Babies are extremely vulnerable to illness. What may be a common cold to us can be a life-threatening condition for a newborn baby. Of the deaths that occur in children under the age of five, 41% of these are in the first 28 days of a baby's life. This statistic is alarming for many new parents who just want to keep their babies safe!
Your baby doesn’t have a strong immune system yet, and they haven’t learned that sticking a dirty hand in their mouth is a bad idea. But don't worry, there are plenty of ways to keep your little ones safe. Learn how to prevent your baby from getting the flu with these 10 easy steps.
When you have a newborn baby, it's no secret all your friends and family are going to want to stop by, see them, and pick them up or hold them. You love your family and friends, but your baby doesn’t have the antibodies yet to protect themselves against a cold or flu.
While it's exciting to introduce your new addition to the rest of your loved ones, this is where a host of germs can affect your baby. Before allowing friends and family to hug, hold, or touch your baby, they need to wash their hands first.
To avoid passing their germs, ask them to properly wash their hands before touching your baby. This will reduce the risk of your baby being exposed to harmful bacteria or viruses that could get them sick.
Vaccines aren’t just about protecting yourself, they are also about protecting people who are unable to get vaccinated. While babies do receive a Hepatitis B shot shortly after birth, many other vaccinations aren’t given until two months of age. So newborns are still vulnerable to diseases like whooping cough (or “pertussis”) and influenza.
To help protect your baby, make sure your visitors are vaccinated with all necessary vaccines. Even if they don't plan on touching the baby, they can still spread sicknesses.
It’s easy managing and tracking who has touched what when you’re home alone with your baby. However, once you go outside, it’s not as easy to track exactly who has touched a can of food, opened a door, or sat at a table.
You wouldn’t let a stranger pick up your baby, and you certainly wouldn’t let your baby lick elevator buttons, so why are you letting a stranger’s dirt, grime, and germs on your hands when you pick up your baby? With so many surfaces to touch and people coming and going, keeping hand sanitizer on you is essential to protect your baby from the cold and flu.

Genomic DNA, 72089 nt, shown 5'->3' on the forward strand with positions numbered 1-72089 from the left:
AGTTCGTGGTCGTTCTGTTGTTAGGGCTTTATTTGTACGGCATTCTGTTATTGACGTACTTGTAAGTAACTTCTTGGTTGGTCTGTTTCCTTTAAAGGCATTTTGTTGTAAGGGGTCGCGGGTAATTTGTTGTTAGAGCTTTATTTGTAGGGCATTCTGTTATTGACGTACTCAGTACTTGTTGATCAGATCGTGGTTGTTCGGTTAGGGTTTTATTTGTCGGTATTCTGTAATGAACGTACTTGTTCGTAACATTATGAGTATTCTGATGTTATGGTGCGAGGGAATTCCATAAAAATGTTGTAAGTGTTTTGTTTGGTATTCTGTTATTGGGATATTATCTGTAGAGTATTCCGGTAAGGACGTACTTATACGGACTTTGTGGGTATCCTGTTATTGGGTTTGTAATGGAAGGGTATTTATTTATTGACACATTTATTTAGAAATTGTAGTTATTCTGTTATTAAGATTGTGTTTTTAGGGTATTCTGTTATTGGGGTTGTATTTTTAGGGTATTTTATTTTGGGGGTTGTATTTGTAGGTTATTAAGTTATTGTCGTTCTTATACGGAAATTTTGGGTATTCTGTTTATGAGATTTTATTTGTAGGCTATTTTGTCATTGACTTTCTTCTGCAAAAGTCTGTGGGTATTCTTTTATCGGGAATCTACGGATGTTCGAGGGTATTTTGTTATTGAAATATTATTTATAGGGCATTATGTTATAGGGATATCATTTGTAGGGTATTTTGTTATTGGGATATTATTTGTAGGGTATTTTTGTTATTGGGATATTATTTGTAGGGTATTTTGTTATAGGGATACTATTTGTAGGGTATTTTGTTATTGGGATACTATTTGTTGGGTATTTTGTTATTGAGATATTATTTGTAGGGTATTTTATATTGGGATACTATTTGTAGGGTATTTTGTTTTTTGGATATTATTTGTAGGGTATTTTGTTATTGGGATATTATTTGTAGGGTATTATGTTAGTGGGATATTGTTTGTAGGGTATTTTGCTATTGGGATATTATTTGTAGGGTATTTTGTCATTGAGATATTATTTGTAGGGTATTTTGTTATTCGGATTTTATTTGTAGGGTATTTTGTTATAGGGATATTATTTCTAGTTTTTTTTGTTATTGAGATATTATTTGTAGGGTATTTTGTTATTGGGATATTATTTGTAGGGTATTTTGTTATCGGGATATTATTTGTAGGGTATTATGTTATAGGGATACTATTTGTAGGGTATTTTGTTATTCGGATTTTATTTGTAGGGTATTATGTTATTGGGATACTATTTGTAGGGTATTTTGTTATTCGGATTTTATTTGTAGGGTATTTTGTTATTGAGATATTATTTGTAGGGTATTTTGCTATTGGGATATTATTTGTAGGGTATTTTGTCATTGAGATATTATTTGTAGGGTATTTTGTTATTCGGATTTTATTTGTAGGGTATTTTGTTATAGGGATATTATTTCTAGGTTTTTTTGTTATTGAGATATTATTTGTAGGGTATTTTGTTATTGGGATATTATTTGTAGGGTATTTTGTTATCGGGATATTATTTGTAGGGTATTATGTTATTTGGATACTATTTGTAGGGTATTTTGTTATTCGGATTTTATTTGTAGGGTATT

If someone has a virus and touches a surface, that virus can live on that surface for days or even weeks! If you walk by and touch your mouth or your baby's face, you could potentially expose your child to viruses and/or harmful bacteria.
So, keep hand sanitizer nearby and use it before you touch or pick up your little one.
We know not everyone has the ability to breastfeed their baby, but if you can, take advantage of it. Breastfeeding provides your baby with antibodies that give their immune system a boost to fight off sickness.
One of the most effective ways to prevent your baby from catching the cold and flu is by limiting the amount of time your baby spends in public.
Staying out of public situations helps protect your baby from new viruses or bacteria as their immune system develops. Even if you practice cautionary measures, your child will be vulnerable in public spaces.
Try to avoid busy public locations, especially indoor gatherings, for two months to help protect your baby. After that time, you can visit large social places, but you should still limit your time to reduce the chance of exposure, especially during flu season.
This one may seem obvious, but many of us don't think to isolate babies from all sick people.
This includes you, your spouse, and your other kids. If anyone in your close family has a bad cold, cough, or flu, you should consider distancing your baby from them until they are feeling better.
Depending on your situation, consider having the sick member of your family go and quarantine with a neighbor or a friend until they are feeling better. Removing the sick person lets your baby stay comfortable at home in an environment they are becoming acquainted with.